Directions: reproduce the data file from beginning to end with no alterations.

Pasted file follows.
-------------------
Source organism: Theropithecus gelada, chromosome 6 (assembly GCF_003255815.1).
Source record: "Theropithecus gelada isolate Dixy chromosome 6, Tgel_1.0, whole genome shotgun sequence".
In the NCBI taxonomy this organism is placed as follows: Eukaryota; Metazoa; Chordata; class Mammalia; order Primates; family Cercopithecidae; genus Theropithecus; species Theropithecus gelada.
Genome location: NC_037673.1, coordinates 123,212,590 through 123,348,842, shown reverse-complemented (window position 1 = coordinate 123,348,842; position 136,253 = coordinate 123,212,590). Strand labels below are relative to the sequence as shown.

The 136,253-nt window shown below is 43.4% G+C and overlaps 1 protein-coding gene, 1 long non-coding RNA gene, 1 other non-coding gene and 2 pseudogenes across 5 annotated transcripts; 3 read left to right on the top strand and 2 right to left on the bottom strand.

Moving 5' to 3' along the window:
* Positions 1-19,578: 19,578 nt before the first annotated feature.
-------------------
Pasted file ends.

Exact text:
Source organism: Theropithecus gelada, chromosome 6 (assembly GCF_003255815.1).
Source record: "Theropithecus gelada isolate Dixy chromosome 6, Tgel_1.0, whole genome shotgun sequence".
In the NCBI taxonomy this organism is placed as follows: Eukaryota; Metazoa; Chordata; class Mammalia; order Primates; family Cercopithecidae; genus Theropithecus; species Theropithecus gelada.
Genome location: NC_037673.1, coordinates 123,212,590 through 123,348,842, shown reverse-complemented (window position 1 = coordinate 123,348,842; position 136,253 = coordinate 123,212,590). Strand labels below are relative to the sequence as shown.

The 136,253-nt window shown below is 43.4% G+C and overlaps 1 protein-coding gene, 1 long non-coding RNA gene, 1 other non-coding gene and 2 pseudogenes across 5 annotated transcripts; 3 read left to right on the top strand and 2 right to left on the bottom strand.

Moving 5' to 3' along the window:
* Positions 1-19,578: 19,578 nt before the first annotated feature.